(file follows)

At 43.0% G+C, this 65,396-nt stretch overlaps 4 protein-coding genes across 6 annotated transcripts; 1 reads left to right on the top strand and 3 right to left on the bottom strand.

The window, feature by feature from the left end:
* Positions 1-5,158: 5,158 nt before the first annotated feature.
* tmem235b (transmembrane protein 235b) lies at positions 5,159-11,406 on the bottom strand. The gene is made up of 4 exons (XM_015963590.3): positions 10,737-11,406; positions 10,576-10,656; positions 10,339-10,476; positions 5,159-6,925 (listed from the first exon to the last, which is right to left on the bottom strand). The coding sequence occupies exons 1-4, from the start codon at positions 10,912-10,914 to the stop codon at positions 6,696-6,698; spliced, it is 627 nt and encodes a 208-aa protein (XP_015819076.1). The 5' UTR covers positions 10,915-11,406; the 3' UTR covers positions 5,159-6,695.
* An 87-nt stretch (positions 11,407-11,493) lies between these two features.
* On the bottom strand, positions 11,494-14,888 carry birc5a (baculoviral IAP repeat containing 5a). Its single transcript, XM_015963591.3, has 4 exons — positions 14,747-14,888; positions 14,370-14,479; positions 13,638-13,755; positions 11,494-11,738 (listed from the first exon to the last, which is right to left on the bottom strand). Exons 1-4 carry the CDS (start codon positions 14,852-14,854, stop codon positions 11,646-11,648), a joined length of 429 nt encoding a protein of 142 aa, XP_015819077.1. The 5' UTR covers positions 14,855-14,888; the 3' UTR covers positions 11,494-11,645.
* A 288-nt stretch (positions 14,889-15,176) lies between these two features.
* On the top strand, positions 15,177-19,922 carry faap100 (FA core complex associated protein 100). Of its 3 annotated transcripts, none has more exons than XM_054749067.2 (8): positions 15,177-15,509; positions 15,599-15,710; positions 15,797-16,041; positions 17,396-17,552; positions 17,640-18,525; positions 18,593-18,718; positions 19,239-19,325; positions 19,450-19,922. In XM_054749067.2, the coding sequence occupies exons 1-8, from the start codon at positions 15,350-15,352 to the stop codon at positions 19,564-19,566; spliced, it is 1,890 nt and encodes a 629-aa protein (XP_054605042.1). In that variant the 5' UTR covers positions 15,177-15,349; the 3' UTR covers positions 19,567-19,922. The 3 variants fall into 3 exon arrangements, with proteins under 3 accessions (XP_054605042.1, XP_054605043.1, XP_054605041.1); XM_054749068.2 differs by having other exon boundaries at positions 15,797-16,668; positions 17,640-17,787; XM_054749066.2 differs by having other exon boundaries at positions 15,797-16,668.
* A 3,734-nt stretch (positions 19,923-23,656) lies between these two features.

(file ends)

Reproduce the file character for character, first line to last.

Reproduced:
At 43.0% G+C, this 65,396-nt stretch overlaps 4 protein-coding genes across 6 annotated transcripts; 1 reads left to right on the top strand and 3 right to left on the bottom strand.

The window, feature by feature from the left end:
* Positions 1-5,158: 5,158 nt before the first annotated feature.
* tmem235b (transmembrane protein 235b) lies at positions 5,159-11,406 on the bottom strand. The gene is made up of 4 exons (XM_015963590.3): positions 10,737-11,406; positions 10,576-10,656; positions 10,339-10,476; positions 5,159-6,925 (listed from the first exon to the last, which is right to left on the bottom strand). The coding sequence occupies exons 1-4, from the start codon at positions 10,912-10,914 to the stop codon at positions 6,696-6,698; spliced, it is 627 nt and encodes a 208-aa protein (XP_015819076.1). The 5' UTR covers positions 10,915-11,406; the 3' UTR covers positions 5,159-6,695.
* An 87-nt stretch (positions 11,407-11,493) lies between these two features.
* On the bottom strand, positions 11,494-14,888 carry birc5a (baculoviral IAP repeat containing 5a). Its single transcript, XM_015963591.3, has 4 exons — positions 14,747-14,888; positions 14,370-14,479; positions 13,638-13,755; positions 11,494-11,738 (listed from the first exon to the last, which is right to left on the bottom strand). Exons 1-4 carry the CDS (start codon positions 14,852-14,854, stop codon positions 11,646-11,648), a joined length of 429 nt encoding a protein of 142 aa, XP_015819077.1. The 5' UTR covers positions 14,855-14,888; the 3' UTR covers positions 11,494-11,645.
* A 288-nt stretch (positions 14,889-15,176) lies between these two features.
* On the top strand, positions 15,177-19,922 carry faap100 (FA core complex associated protein 100). Of its 3 annotated transcripts, none has more exons than XM_054749067.2 (8): positions 15,177-15,509; positions 15,599-15,710; positions 15,797-16,041; positions 17,396-17,552; positions 17,640-18,525; positions 18,593-18,718; positions 19,239-19,325; positions 19,450-19,922. In XM_054749067.2, the coding sequence occupies exons 1-8, from the start codon at positions 15,350-15,352 to the stop codon at positions 19,564-19,566; spliced, it is 1,890 nt and encodes a 629-aa protein (XP_054605042.1). In that variant the 5' UTR covers positions 15,177-15,349; the 3' UTR covers positions 19,567-19,922. The 3 variants fall into 3 exon arrangements, with proteins under 3 accessions (XP_054605042.1, XP_054605043.1, XP_054605041.1); XM_054749068.2 differs by having other exon boundaries at positions 15,797-16,668; positions 17,640-17,787; XM_054749066.2 differs by having other exon boundaries at positions 15,797-16,668.
* A 3,734-nt stretch (positions 19,923-23,656) lies between these two features.